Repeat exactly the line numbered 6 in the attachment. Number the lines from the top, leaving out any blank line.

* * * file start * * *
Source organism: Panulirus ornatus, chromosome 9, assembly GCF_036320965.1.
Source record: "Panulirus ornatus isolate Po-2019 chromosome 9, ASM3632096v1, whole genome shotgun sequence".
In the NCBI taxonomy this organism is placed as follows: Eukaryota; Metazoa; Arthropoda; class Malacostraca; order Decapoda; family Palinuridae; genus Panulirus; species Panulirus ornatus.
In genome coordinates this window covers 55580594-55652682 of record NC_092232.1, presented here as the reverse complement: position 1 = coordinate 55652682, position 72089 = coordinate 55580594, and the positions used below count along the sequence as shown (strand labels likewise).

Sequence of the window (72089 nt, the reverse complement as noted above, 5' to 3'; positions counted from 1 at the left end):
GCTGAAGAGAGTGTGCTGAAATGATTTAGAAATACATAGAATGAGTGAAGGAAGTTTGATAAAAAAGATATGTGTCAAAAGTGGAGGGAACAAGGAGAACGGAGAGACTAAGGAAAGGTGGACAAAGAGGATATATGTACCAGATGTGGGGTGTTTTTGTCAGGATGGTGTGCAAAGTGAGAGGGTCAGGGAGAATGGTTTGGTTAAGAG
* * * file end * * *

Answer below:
GCTGAAGAGAGTGTGCTGAAATGATTTAGAAATACATAGAATGAGTGAAGGAAGTTTGATAAAAAAGATATGTGTCAAAAGTGGAGGGAACAAGGAGAACGGAGAGACTAAGGAAAGGTGGACAAAGAGGATATATGTACCAGATGTGGGGTGTTTTTGTCAGGATGGTGTGCAAAGTGAGAGGGTCAGGGAGAATGGTTTGGTTAAGAG